Researchers at Aalto University unveiled a new mechanism that can create the world’s most water-repellent surface. Their findings promise to revolutionize various industries, from plumbing to optics and automotive engineering, challenging our understanding of friction between solid surfaces and water and offering a fresh perspective on how water droplets behave at the molecular level.
Water's interaction with solid surfaces features frequently in our daily lives, impacting everything from cooking to transportation and industrial applications. For years, scientists and engineers have sought to understand how water adheres to or slips off surfaces and apply the same mechanism to our gain.
Game-changing liquid-like surfaces
At the crux of this discovery are "liquid-like surfaces," a unique type of droplet-repellent surface with many advantages over traditional approaches. These surfaces consist of molecular layers that exhibit high mobility while being covalently tethered to the underlying substrates. In essence, they create a "lubricant layer" between the solid surface and water droplets.
Under the leadership of Aalto University Professor Robin Ras, the research team used a specially designed reactor to craft a liquid-like layer of molecules known as "self-assembled monolayers" (SAMs) atop a silicon surface.
This study marks the first time anyone has ventured into the nanometer level to engineer molecularly heterogeneous surfaces. The team carefully regulated temperature, water content, and other conditions inside the reactor to fine-tune the monolayer coverage of the silicon surface.
"The results showed more slipperiness when SAM coverage was low or high, which are also the situations when the surface is most homogeneous. At low coverage, the silicon surface is the most prevalent component, and at high, SAMs are the most prevalent," explained doctoral researcher Sakari Lepikko, lead author of the study, in a statement.
Surprisingly, even at low SAM coverage, the team observed water slipping off the surface, contradicting previous assumptions that low coverage would increase friction.
The team observed that water flowed freely between the molecules of the SAM when coverage was low, sliding over the surface — contradictory to the conventional belief that water would become a film and increase friction.
Conversely, water remains atop the SAM layer and still easily slides off when SAM coverage is high. The team found water to adhere to the SAMs and stick to the surface only when SAM coverage fell within a specific range.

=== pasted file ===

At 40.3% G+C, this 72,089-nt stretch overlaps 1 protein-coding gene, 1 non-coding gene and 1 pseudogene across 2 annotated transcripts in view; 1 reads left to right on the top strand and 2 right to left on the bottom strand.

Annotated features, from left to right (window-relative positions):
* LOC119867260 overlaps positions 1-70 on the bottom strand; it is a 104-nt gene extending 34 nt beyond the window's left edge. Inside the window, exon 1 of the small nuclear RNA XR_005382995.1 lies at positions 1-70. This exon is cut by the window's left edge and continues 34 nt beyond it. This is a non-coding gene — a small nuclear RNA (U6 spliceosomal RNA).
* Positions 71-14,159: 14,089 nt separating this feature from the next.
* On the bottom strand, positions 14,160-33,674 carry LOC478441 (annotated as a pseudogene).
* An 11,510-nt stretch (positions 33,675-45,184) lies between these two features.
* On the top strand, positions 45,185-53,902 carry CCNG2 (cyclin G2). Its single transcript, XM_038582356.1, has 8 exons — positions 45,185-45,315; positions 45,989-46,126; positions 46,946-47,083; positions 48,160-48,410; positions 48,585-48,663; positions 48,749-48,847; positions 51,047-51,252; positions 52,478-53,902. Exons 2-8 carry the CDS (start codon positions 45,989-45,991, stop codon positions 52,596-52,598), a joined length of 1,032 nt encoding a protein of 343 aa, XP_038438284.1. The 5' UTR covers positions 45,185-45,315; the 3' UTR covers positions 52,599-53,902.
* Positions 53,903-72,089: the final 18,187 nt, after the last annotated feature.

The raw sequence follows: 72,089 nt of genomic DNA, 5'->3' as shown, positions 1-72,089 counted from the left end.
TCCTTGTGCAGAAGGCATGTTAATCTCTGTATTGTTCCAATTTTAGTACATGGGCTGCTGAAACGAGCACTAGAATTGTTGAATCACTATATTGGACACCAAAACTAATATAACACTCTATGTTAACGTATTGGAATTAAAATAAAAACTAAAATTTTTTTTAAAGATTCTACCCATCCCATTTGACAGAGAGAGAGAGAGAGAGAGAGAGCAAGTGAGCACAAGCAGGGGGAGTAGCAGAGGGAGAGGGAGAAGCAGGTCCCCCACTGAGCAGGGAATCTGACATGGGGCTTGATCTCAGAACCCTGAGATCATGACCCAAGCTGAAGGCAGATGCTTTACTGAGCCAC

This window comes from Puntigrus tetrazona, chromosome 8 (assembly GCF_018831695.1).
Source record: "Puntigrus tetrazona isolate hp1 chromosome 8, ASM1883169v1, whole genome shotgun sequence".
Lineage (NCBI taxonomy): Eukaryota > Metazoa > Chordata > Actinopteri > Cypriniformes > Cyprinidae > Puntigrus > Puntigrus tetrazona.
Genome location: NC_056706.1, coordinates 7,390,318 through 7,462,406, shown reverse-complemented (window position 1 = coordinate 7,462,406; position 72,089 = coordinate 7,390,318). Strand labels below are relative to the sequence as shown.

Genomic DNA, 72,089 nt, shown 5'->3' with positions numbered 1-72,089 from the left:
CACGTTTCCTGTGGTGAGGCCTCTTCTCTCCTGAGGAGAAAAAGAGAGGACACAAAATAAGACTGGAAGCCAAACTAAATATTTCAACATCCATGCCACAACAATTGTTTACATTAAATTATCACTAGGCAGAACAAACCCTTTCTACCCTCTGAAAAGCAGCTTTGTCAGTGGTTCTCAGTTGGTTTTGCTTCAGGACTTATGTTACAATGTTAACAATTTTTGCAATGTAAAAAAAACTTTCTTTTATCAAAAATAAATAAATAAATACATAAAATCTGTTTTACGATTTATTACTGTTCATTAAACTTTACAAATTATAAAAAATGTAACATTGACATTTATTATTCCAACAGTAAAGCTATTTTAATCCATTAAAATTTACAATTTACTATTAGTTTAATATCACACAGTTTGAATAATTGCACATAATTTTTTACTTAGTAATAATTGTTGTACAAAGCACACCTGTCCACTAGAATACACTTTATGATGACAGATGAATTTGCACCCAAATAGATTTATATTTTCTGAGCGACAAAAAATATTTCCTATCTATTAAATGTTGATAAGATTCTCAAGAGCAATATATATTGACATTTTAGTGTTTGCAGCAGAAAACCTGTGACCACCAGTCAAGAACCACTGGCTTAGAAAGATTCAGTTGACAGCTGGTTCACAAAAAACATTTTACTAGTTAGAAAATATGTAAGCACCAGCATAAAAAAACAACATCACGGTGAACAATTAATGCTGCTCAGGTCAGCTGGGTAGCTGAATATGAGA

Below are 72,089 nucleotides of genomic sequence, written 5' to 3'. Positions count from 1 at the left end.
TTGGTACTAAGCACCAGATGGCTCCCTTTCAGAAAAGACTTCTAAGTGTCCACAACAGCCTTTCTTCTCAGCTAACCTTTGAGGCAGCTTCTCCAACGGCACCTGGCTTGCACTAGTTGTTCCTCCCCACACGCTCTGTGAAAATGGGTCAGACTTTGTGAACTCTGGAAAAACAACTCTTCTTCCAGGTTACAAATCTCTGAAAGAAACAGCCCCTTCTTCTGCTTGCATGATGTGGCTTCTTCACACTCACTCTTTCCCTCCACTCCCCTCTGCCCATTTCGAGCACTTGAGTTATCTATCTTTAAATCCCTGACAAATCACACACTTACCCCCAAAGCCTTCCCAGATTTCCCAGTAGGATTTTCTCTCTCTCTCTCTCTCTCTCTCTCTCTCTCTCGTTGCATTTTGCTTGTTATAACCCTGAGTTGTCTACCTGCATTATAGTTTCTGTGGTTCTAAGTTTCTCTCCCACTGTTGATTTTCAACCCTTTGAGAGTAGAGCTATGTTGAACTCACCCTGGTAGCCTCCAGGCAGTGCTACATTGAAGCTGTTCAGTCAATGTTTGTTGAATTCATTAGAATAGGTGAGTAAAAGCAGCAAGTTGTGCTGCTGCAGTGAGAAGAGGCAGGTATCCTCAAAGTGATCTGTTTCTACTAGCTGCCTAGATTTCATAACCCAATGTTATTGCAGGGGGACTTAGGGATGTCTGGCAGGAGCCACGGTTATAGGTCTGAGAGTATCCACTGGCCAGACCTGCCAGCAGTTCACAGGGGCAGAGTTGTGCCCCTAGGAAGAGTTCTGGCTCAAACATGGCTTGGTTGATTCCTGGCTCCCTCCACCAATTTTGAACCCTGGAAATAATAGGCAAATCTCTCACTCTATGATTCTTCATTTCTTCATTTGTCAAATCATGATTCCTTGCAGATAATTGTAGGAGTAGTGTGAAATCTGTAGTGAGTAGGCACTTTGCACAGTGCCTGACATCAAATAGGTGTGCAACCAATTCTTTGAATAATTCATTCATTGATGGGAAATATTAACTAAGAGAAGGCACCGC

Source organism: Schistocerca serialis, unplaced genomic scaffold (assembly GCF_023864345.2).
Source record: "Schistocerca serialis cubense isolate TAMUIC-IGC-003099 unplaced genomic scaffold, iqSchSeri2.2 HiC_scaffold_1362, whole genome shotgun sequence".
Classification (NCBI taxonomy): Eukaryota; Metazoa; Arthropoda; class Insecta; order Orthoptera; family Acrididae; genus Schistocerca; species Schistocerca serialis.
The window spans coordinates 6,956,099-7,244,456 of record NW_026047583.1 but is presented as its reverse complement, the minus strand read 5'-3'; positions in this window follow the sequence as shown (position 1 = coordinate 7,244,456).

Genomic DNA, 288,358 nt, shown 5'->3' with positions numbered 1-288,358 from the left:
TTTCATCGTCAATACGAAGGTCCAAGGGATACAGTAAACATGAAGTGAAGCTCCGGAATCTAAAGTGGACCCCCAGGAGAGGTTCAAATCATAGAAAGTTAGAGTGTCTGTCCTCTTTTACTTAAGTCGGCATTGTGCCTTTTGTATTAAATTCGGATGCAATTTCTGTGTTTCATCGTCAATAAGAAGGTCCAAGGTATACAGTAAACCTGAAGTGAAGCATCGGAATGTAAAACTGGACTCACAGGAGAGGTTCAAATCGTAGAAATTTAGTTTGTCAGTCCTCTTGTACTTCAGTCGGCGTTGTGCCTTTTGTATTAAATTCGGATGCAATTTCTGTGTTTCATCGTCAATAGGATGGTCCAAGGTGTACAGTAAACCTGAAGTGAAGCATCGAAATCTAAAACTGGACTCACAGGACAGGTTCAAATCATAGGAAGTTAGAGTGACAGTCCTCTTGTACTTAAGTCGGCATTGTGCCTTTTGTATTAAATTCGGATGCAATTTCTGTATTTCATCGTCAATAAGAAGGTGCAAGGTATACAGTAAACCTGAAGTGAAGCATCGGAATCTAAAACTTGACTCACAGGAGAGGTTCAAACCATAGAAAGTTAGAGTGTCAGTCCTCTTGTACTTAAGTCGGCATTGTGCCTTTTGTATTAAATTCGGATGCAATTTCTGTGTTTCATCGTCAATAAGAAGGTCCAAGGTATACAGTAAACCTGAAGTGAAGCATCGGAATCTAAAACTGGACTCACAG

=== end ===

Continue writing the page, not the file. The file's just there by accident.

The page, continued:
This counter-intuitive mechanism has resulted in the team developing the world's slipperiest liquid surface, with water running off unless the surface is perfectly level.
Potential applications and future endeavors
Lepikko believes this discovery will revolutionize every field, ranging from everyday scenarios to industrial solutions, where droplet-repellent surfaces are essential. Key areas of interest include heat transfer in pipes, de-icing, anti-fogging, microfluidics, and the development of self-cleaning surfaces.
Lepikko emphasized the novelty of their approach and stated, "It will help … where droplets need to be moved around smoothly. Our counter-intuitive mechanism is a new way to increase droplet mobility anywhere it's needed."
The research team's next steps involve further experimentation with their self-assembling monolayer setup and enhancing the durability of the SAM layer.
SAMs, hindered by the low thickness of the coating, are particularly vulnerable to dispersion on physical contact. However, the team believes that the insights gained from this study will prove valuable in creating robust and durable applications.
The findings of the team were published in the journal Nature Chemistry.
Friction determines whether liquid droplets slide off a solid surface or stick to it. Surface heterogeneity is generally acknowledged as the major cause of increased contact angle hysteresis and contact line friction of droplets. Here we challenge this long-standing premise for chemical heterogeneity at the molecular length scale. By tuning the coverage of self-assembled monolayers (SAMs), water contact angles change gradually from about 10° to 110° yet contact angle hysteresis and contact line friction are low for the low-coverage hydrophilic SAMs as well as high-coverage hydrophobic SAMs. Their slipperiness is not expected based on the substantial chemical heterogeneity of the SAMs featuring uncoated areas of the substrate well beyond the size of a water molecule as probed by metal reactants. According to molecular dynamics simulations, the low friction of both low- and high-coverage SAMs originates from the mobility of interfacial water molecules. These findings reveal a yet unknown and counterintuitive mechanism for slipperiness, opening new avenues for enhancing the mobility of droplets.
Originally published on Interesting Engineering : Original article